(Album Review)-@MaximusDaMantis Kali Ma The Heart Eater


“Kali Ma: The Heart Eater” is CyphaDenMusic artist’s Maximus Da Mantis‘ debut label release featuring a plethora of influences deriving from Kung-Fu movies, Wu-Tang albums and immensely detailed lyricism as exercised by the Milwaukee emcee. Nineteen songs with features from fellow labelmates Taiyamo Denku, D-Cypha and Urban Legend as well as Thirstin Howl III, Shogun Assason and Menes The Pharoah. Production is handled completely by Lord Beatjitzu, who does a sensational job of providing the soundscape which is “Kali Ma: The Heart Eater”. Protect ya neck as we enter the album below.


D-Chypha, Hulk Hogan and Dr. Evil open up the project on “The Intro” as the Aussie cut chemist flexes his DJ skills, opening up for “Showcase Of Sais” over a “Heaters” sounding instrumental. Get ready for nonstop verbiage as Mantis dices vocal after vocal. Prepare for some swift poetics on “Super 8” with Cypha picking up the cuts for a third time straight. “Tape Deck Wizardry” is straight magical. I swear that some of these songs were recorded back in the day alongside Wu-Tang crew and affiliates. Partnering up with Dangerous Dan, the duo delivers a truly vintage themed joint.

The story telling of “Hood Hyabusa” leads to the chilling yet soulful sounds of “Breathe Again” and precedes track seven, the somber “Sitting Ducks”. Menes The Pharoah joins Maximus to spread wisdom on “Journeys of Life”, a strong favorite of mine. Lord Beatjitzu constructs a beat full of lush harps, Boom Bap drums and a very subtle piano arrangement that really sends this one home. Menes and Mantis make an awesome duo, the swiftness in which the deliver the verses meshes well to the beat. I had this on repeat for awhile.

Shogun Assason meets Mantis and Pharoah on “Tell Me Sun” and is immediately followed by the lyrically extended verse of “Fourth Syllables”. This is a great piece of the album to show what the Milwaukee Monsta is capable of. He strays away from basic song structure and together with some brilliant production, lands a clean cut to the microphone. Taking a nod from noted influence Ghostface Killah, the Wisconsin emcee showcases a similar flow on “The Envelope”. Taiyamo Denku then makes his first cameo on “Rough Ground” and the tongue twisting words of “Kano Kombat” follows.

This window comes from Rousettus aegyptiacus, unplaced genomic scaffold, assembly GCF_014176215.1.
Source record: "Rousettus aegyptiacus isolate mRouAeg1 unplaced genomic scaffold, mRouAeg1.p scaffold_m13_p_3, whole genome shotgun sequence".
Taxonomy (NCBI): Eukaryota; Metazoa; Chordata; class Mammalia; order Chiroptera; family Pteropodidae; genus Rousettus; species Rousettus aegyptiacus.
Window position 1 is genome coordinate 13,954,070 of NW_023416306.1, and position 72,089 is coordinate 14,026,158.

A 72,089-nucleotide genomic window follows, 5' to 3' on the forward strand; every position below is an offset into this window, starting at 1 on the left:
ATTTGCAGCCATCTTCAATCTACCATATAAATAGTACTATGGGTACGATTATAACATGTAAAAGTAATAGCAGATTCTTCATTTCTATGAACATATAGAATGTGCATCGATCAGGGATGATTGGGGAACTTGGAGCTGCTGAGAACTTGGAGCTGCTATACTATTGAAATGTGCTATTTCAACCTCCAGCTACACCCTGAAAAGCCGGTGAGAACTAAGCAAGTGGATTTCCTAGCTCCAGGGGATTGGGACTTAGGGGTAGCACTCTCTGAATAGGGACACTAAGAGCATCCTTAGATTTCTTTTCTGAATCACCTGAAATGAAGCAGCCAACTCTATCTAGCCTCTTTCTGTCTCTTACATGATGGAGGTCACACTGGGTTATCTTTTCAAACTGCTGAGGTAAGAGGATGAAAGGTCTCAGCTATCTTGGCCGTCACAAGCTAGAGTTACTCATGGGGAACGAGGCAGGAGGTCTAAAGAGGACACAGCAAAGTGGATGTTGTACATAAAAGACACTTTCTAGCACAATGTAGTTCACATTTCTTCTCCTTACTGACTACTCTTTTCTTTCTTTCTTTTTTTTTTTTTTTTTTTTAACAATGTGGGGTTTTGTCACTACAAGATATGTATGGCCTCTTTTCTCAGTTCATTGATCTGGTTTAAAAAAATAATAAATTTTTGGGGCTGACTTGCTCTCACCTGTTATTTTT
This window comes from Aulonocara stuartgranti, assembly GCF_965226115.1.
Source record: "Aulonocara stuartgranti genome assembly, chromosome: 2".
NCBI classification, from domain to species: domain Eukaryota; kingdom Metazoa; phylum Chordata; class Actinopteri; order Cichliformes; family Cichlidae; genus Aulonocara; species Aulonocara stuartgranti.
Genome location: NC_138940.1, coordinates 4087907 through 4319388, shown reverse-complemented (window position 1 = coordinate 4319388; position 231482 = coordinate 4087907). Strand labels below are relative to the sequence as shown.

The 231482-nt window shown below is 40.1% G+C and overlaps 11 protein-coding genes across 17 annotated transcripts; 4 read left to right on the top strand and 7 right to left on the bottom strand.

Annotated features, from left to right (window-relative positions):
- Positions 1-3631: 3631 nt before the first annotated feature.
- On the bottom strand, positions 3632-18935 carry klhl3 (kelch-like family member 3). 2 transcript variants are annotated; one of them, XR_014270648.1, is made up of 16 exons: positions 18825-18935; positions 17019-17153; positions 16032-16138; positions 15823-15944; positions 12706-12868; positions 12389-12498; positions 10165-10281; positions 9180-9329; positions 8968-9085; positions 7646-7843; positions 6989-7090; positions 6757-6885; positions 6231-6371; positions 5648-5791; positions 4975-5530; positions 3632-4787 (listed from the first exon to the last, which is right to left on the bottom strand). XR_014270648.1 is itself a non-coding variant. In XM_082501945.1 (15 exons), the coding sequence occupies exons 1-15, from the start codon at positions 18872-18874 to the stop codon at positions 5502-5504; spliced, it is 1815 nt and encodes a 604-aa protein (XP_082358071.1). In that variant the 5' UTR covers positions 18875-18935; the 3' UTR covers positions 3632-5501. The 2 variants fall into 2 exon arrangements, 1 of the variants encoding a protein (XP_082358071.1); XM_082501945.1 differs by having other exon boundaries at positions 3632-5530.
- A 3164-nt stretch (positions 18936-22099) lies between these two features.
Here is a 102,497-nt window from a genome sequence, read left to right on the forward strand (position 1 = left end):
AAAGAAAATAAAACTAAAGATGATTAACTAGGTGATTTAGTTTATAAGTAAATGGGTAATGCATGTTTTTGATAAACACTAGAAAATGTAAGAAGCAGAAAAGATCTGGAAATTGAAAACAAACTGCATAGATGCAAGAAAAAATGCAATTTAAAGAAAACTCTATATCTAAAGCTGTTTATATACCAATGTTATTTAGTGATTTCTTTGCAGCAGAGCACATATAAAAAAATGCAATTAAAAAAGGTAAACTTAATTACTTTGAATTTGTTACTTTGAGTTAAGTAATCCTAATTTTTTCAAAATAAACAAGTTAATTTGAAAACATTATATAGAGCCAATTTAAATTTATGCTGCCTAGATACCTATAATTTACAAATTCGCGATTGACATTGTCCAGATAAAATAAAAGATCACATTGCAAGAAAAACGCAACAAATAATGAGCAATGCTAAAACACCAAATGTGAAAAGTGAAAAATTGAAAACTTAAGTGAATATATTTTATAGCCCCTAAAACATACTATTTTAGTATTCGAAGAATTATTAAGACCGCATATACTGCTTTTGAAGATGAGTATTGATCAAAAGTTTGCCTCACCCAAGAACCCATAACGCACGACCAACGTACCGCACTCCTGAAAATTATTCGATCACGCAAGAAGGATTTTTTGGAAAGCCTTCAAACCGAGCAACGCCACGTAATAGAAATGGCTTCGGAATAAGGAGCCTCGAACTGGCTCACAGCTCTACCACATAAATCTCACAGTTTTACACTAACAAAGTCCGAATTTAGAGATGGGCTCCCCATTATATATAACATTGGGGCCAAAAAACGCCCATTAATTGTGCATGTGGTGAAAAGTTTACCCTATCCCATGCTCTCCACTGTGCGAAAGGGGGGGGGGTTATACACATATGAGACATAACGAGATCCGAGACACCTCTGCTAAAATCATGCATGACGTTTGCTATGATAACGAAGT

“Cloaked Assassins”, this is another staple point in the project where things heat up immensely. Sleep Sinatra and Savage Trinity seem to pull a Johnny Blaze from Fantastic Four and flame on emcees, melting them to molton lava. This is definitely a strong song of Kali-Ma’s.

The heat remains intense as Denku slides thru again and journeys from feudal Japan to the Middle East on “Arabic Bars”. Rest assured, the guys always keep their swords sharpened and this joint is no exception. Love the beat, Lord Beatjitzu selected some good sound patches on this one.

“Immortal Invincible Barz“, the first single is up next and if you haven’t heard it yet, you’ll understand why it was chosen as the lead off single. Super clean sound with Mantis on top of his game. With this string of dope songs, the bar’s beginning to be lifted higher, enter “Ninja Scrolls”. If you listen to anything in this review, MAKE SURE TO LISTEN TO THIS. Not only is this a solid song but quite frankly, ranks up there with my all time favorite Wu tracks. Thirstin Howl III makes a surprise appearance with a gripping verse with Taiyamo and Menes carrying the torch to Mantis, who closes this highly epic record. Before the album closes out, the high strung, gladiator sound of “Pharaohs & Monstaz” has Denku, Urban Legend, Planetary, King Syze, Jigsama. This song is basically a weak emcee’s worst nightmare. “Kali Ma: The Heart Eater” is then closed out by “The Outro”, starring D-Cypha.

I really enjoyed the album, especially when “Cloaked Assassins” came in and held that momentum until the end. A downfall of the album is it’s overall mix. Though I get the theme of the cassette deck sound on select songs, a solid master mix would have made this album even better. However, it’s supposed to have that rustic feel to it and with songs like “Tapedeck Wizardry”, “Journeys of Life”, “Fourth Syllables” and basically every song from fourteen to close, “Kali Ma: The Heart Eater” flashes us back in a time machine to the nineties. Back to the Wu era we grew up in and miss so much. We owe a thank you to Maximus Da Mantis for keeping the artform alive. Make sure to check out the entire LP below and purchase a copy below.

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President, E.I.C. & Content Manager for Get Your Buzz Up - Digital Media Specialist For Independent Artists

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